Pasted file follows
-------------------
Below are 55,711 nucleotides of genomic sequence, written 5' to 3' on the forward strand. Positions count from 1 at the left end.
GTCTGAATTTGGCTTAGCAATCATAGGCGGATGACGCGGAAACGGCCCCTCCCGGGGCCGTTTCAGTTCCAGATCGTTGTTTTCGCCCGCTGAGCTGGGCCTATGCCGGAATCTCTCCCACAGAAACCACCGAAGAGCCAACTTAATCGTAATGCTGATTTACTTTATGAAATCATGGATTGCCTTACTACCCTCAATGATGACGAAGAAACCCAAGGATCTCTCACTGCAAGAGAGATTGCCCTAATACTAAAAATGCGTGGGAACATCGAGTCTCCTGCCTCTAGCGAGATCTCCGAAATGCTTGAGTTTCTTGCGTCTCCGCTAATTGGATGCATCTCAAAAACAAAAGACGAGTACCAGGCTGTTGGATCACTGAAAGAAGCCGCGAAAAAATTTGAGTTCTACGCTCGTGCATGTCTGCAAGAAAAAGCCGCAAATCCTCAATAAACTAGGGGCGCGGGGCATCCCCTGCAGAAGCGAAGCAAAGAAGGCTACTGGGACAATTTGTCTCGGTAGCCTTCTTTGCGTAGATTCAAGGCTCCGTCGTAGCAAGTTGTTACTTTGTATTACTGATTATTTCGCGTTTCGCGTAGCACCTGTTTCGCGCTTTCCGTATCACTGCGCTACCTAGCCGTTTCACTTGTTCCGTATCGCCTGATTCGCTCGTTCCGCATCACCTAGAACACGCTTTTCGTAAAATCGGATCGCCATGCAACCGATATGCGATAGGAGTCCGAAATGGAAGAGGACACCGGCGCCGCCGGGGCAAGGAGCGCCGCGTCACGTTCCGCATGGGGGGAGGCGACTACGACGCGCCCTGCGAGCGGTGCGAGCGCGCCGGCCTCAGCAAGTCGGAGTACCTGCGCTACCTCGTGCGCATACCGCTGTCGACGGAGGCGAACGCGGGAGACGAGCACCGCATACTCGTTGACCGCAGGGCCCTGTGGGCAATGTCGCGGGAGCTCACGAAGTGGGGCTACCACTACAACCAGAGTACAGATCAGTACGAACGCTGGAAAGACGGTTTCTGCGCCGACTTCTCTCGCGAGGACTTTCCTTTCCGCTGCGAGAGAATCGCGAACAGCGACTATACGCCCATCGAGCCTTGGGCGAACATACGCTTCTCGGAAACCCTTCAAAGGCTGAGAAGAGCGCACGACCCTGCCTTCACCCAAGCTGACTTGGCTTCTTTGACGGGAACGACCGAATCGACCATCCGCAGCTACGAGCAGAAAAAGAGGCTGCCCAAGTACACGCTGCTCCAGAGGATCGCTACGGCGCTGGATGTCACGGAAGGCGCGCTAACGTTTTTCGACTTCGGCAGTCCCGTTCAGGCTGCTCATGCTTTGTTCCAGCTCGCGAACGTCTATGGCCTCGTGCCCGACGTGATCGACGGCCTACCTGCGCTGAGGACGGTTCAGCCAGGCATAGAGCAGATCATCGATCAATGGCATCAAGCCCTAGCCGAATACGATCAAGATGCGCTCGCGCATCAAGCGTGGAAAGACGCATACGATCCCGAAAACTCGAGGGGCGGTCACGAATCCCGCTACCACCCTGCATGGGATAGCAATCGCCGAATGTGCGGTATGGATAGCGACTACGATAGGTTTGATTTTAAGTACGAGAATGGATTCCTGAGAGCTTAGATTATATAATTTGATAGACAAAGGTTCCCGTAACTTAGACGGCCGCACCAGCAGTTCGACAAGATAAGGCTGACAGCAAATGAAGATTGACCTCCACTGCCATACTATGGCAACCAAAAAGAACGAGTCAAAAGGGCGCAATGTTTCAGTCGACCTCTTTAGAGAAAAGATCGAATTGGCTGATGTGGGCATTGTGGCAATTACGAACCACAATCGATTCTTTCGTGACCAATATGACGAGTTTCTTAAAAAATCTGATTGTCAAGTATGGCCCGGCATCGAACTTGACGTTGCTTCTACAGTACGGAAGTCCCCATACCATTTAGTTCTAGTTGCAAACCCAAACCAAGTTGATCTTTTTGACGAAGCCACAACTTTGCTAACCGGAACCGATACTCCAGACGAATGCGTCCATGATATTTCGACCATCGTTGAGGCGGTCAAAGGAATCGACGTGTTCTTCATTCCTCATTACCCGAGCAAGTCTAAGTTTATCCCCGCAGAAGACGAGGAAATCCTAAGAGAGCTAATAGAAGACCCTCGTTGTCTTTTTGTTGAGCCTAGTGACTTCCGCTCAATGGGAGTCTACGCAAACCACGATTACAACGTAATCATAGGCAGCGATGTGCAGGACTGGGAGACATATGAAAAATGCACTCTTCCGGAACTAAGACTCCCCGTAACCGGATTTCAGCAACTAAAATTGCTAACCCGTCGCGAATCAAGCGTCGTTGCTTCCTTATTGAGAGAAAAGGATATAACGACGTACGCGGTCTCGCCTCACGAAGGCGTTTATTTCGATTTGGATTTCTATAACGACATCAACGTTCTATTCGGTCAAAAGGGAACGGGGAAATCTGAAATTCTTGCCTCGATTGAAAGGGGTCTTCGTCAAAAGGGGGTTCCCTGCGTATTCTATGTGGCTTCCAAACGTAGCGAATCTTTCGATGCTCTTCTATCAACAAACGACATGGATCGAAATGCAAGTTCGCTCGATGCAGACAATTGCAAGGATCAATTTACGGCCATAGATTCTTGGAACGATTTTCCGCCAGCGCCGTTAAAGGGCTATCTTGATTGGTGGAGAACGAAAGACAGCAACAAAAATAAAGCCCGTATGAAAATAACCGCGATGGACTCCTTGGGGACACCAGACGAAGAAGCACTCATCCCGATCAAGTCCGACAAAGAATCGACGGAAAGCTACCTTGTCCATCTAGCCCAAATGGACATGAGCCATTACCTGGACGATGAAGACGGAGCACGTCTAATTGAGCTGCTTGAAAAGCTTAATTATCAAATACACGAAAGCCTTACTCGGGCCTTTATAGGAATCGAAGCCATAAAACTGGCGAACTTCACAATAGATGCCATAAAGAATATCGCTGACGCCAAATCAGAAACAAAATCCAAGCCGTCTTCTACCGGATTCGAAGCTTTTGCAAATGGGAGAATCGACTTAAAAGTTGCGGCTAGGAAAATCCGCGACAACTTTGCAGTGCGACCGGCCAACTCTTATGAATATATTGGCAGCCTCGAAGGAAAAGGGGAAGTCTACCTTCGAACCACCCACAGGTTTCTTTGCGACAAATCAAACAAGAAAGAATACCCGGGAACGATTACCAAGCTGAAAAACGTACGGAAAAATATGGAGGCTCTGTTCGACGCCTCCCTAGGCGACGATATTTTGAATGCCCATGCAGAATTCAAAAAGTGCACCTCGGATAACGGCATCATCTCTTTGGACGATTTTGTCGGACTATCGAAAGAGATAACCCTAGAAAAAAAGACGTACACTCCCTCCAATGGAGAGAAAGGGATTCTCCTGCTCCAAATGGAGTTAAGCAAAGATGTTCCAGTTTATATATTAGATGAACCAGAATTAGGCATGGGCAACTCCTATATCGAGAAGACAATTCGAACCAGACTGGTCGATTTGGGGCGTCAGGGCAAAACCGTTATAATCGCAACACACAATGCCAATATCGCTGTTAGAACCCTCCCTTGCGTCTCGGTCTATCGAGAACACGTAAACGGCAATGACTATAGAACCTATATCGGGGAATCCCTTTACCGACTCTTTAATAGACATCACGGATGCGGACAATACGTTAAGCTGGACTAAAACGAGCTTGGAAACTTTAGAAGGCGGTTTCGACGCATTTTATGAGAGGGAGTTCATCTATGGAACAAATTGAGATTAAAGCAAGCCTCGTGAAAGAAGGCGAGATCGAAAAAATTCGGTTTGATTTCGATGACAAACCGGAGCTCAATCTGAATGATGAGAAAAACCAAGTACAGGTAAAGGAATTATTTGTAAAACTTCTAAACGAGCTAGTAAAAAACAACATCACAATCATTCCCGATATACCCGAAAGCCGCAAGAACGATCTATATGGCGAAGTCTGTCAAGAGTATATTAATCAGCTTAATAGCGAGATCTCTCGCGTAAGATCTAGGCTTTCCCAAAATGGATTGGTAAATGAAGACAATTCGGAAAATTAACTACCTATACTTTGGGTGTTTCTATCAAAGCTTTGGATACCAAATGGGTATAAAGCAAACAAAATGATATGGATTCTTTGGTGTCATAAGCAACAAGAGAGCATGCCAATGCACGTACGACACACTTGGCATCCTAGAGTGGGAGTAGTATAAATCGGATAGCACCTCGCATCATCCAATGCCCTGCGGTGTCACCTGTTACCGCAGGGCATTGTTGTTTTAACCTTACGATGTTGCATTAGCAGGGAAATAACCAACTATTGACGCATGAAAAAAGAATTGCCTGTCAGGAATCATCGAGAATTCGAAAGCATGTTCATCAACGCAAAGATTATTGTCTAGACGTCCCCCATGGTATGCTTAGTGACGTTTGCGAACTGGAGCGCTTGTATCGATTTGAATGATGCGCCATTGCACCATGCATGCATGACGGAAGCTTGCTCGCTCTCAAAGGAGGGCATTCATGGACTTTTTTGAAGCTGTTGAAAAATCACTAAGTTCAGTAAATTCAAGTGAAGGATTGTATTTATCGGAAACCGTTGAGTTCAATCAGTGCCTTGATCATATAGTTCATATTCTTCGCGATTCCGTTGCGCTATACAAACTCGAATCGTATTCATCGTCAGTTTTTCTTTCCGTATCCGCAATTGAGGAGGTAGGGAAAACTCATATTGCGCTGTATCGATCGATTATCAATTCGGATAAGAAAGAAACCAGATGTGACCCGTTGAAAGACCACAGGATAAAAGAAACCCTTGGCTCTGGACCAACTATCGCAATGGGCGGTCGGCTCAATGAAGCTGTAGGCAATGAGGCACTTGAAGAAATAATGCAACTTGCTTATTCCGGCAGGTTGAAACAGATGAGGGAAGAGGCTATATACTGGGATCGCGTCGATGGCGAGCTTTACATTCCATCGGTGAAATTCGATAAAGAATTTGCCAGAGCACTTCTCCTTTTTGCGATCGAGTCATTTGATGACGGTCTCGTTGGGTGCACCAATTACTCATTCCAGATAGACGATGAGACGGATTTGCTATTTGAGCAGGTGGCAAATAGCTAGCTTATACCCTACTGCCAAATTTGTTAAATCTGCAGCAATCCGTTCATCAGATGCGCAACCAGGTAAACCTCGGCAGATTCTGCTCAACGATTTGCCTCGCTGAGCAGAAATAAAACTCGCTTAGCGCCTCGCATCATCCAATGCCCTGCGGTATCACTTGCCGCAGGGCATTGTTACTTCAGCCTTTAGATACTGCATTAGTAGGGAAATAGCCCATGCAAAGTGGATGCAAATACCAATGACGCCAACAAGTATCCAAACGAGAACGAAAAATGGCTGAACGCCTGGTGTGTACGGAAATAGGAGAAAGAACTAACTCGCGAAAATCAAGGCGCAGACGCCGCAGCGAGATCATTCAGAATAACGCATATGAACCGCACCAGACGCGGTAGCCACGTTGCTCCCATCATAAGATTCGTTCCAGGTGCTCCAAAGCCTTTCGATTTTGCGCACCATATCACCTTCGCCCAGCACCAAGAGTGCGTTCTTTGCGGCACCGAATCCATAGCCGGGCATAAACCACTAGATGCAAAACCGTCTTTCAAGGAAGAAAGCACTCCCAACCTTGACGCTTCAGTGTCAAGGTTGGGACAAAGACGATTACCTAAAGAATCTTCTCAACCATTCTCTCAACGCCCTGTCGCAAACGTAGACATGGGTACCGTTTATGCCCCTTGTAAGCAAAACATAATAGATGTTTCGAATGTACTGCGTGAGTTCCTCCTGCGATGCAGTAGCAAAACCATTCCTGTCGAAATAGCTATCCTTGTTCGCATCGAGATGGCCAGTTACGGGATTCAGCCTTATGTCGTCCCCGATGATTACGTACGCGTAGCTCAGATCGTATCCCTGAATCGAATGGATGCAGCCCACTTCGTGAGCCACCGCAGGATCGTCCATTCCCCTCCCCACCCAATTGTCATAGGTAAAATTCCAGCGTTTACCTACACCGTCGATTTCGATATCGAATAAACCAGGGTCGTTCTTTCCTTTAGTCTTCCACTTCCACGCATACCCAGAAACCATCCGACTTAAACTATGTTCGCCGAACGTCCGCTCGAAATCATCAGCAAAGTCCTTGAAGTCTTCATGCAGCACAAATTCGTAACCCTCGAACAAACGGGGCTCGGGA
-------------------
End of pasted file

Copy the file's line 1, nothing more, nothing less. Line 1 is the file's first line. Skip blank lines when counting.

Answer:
Below are 55,711 nucleotides of genomic sequence, written 5' to 3' on the forward strand. Positions count from 1 at the left end.